In the apparent pursuit of higher profits, owners and managers of wineries with wine clubs more frequently adopt operating features that expose them to objective competitive comparisons than do owners and managers with other wineries. The former are also more prone to advertise on their Web sites a variety of offers that collectively constitute a more valuable quid pro quo in their relationships with consumer buyers than appears to be the case with other wineries. Strategically, results demonstrate that a winery’s adoption of a wine club is not a part of an evolutionary process of wineries in general.

Originality/value

There has been no other published empirical research that concerned the identification of distinguishing operating features of wineries that use what has been argued to be the most profitable channel for marketing wine at retail in the USA: the wine club channel. Winery owners and managers will find particular value in the results and implications of the research.

Details

International Journal of Wine Business Research, vol. 26 no. 4
Type: Research Article
ISSN: 1751-1062

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Article
Publication date: 1 November 2003

Elisa Martin and Peter Williams

This paper identifies policies that have played influential roles in shaping British Columbia’s wine tourism value chain. It identifies those policies that have moulded…

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2332

Abstract

This paper identifies policies that have played influential roles in shaping British Columbia’s wine tourism value chain. It identifies those policies that have moulded the province’s current approach to wine tourism attraction development and resource protection in the Okanagan Valley. It suggests that significant progress has been made in the development of responsible and responsive polices related to these two components of the wine tourism value chain. However, it recommends that policies need to be created at the municipal level so that future wine tourism development protects the integrity and sustainable use of the region’s natural resource base.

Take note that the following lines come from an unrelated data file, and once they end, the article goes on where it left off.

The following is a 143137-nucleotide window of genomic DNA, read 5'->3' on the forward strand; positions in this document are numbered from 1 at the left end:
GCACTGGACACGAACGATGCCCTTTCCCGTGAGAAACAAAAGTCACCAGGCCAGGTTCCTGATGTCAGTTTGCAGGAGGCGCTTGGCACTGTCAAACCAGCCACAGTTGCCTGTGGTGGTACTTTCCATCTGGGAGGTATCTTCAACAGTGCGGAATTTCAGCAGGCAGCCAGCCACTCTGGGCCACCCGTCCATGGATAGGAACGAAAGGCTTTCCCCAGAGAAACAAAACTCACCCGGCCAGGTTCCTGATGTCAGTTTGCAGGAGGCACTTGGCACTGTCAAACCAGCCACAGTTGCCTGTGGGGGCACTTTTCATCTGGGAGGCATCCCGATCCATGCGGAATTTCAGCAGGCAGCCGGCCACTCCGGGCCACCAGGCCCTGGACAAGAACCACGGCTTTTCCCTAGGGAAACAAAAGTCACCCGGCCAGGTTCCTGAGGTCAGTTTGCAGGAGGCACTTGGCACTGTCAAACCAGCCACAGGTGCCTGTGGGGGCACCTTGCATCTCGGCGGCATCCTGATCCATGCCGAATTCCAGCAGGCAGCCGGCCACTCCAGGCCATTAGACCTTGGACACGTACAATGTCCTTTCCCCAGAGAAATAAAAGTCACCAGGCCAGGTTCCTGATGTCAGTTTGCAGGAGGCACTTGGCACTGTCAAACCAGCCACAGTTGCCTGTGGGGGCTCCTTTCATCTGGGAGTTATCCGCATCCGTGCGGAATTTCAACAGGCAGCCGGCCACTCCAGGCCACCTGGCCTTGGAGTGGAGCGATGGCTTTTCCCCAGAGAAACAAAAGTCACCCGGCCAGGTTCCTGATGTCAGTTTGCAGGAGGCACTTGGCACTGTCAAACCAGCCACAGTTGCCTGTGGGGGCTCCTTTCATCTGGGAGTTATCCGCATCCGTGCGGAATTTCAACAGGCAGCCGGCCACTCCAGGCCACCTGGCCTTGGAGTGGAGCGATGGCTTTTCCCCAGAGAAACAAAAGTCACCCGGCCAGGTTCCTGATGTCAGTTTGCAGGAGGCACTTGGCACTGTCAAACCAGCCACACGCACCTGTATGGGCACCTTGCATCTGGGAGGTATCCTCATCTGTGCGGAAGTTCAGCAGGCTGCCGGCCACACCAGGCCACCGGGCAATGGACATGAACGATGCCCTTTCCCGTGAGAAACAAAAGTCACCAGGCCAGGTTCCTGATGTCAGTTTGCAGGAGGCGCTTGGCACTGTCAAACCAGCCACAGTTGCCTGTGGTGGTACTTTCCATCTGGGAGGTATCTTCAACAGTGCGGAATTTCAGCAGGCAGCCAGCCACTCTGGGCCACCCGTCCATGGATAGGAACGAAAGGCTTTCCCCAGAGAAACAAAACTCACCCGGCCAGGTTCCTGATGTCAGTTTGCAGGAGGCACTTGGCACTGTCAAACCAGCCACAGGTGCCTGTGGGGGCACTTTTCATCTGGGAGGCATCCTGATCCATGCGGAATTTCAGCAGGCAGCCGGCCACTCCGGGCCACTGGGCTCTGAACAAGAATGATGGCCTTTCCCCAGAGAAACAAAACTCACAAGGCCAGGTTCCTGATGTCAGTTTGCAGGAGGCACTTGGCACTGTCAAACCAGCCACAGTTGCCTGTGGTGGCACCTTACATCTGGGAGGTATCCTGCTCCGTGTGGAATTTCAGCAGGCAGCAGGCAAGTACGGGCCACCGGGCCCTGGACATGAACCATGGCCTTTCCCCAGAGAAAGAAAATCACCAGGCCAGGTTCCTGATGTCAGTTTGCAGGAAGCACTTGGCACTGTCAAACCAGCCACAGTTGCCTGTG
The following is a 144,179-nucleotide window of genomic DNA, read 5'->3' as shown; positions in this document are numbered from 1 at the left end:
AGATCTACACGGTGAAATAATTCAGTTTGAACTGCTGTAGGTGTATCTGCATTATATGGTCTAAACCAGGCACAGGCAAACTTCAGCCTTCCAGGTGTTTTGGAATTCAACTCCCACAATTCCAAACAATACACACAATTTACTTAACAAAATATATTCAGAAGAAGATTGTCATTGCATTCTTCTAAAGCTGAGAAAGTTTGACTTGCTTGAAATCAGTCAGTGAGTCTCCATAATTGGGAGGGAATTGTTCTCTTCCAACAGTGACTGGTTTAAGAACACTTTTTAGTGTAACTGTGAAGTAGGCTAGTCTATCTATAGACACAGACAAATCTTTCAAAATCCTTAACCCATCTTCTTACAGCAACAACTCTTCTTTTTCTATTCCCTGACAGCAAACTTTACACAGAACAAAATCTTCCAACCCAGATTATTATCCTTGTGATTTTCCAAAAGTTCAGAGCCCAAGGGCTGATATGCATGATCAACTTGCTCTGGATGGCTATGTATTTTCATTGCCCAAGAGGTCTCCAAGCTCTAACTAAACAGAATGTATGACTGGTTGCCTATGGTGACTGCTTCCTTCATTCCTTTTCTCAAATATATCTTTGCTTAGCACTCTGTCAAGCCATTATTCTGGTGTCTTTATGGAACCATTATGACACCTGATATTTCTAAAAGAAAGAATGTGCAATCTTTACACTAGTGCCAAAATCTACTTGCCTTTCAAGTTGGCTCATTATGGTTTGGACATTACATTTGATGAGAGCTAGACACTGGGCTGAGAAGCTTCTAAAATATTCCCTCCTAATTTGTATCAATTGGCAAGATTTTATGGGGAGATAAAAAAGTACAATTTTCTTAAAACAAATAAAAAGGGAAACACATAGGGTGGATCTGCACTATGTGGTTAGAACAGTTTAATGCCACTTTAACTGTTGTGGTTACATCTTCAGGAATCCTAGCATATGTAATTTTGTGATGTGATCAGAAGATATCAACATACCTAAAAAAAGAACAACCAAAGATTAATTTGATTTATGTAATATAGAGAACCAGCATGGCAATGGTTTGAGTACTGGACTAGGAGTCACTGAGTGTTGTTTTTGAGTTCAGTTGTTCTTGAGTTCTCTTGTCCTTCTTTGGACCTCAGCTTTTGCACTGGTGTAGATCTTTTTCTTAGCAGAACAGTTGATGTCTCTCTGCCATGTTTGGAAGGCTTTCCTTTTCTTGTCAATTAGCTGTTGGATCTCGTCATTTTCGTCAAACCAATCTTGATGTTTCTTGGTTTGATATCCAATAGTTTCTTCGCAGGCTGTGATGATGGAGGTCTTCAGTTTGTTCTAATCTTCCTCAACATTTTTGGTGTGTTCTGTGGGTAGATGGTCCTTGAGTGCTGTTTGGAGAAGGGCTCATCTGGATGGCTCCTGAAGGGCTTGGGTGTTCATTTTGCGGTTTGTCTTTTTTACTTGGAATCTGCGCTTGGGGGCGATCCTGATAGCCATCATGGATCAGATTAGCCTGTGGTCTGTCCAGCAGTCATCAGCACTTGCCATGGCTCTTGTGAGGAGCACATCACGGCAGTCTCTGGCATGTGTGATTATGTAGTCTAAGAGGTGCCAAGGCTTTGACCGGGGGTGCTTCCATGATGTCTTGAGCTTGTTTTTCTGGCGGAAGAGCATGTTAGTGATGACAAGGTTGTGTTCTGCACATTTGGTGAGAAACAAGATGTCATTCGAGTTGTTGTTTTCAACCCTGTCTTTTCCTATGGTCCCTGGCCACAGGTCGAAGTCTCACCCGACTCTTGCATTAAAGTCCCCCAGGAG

Details

International Journal of Contemporary Hospitality Management, vol. 15 no. 6
Type: Research Article
ISSN: 0959-6119

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Article
Publication date: 8 January 2018

Mark A. Bonn, Meehee Cho and Hyemi Um

Wine as a research topic continues to address a plethora of diverse contexts. In consideration of this scope and abundance of wine literature, this study aims to provide…

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1153

Abstract

Purpose

Wine as a research topic continues to address a plethora of diverse contexts. In consideration of this scope and abundance of wine literature, this study aims to provide guidance for future meaningful contributions to this existing body of wine knowledge through a comprehensive scholarly review.

Design/methodology/approach

A total of 22 wine business, hospitality and tourism journals were selected and used to identify 739 refereed articles addressing wine-related topics over a 26-year period from 1990 to 2015. This was segmented using five wine research time frames, which were then separately investigated using content analysis and keyword network analysis.

Findings

Results support the importance for continued refinement of certain research areas to add understanding to wine research. In particular, the topics of marketing and tourism pertaining to wine research have fragmented into much more specialized sub-segments over this 26-year period.

Research limitations/implications